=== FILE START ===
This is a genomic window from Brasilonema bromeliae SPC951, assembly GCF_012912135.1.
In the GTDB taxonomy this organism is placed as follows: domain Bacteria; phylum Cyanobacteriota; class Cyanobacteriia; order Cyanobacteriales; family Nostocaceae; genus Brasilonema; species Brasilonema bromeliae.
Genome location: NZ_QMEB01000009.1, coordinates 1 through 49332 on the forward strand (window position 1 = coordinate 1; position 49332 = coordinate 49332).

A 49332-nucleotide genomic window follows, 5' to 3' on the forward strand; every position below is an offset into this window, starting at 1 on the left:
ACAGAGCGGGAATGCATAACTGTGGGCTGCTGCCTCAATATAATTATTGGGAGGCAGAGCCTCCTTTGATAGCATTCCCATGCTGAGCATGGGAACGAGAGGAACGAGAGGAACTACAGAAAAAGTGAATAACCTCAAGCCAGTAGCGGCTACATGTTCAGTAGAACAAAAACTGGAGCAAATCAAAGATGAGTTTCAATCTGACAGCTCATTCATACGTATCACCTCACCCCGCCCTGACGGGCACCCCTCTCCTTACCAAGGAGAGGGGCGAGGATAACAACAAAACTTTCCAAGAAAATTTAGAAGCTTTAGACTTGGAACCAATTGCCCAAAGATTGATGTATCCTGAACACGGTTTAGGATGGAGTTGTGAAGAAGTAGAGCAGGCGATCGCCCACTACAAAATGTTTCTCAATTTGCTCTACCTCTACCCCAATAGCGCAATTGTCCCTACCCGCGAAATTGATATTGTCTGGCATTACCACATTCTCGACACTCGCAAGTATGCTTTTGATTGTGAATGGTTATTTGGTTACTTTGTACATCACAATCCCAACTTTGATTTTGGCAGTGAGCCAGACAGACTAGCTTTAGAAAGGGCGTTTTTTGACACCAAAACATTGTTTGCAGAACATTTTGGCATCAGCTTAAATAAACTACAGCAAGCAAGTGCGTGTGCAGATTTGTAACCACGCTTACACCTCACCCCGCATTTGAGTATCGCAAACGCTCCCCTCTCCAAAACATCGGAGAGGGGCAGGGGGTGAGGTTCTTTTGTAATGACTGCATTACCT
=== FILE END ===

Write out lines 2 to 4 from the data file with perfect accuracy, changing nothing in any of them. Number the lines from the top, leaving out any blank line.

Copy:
In the GTDB taxonomy this organism is placed as follows: domain Bacteria; phylum Cyanobacteriota; class Cyanobacteriia; order Cyanobacteriales; family Nostocaceae; genus Brasilonema; species Brasilonema bromeliae.
Genome location: NZ_QMEB01000009.1, coordinates 1 through 49332 on the forward strand (window position 1 = coordinate 1; position 49332 = coordinate 49332).

A 49332-nucleotide genomic window follows, 5' to 3' on the forward strand; every position below is an offset into this window, starting at 1 on the left: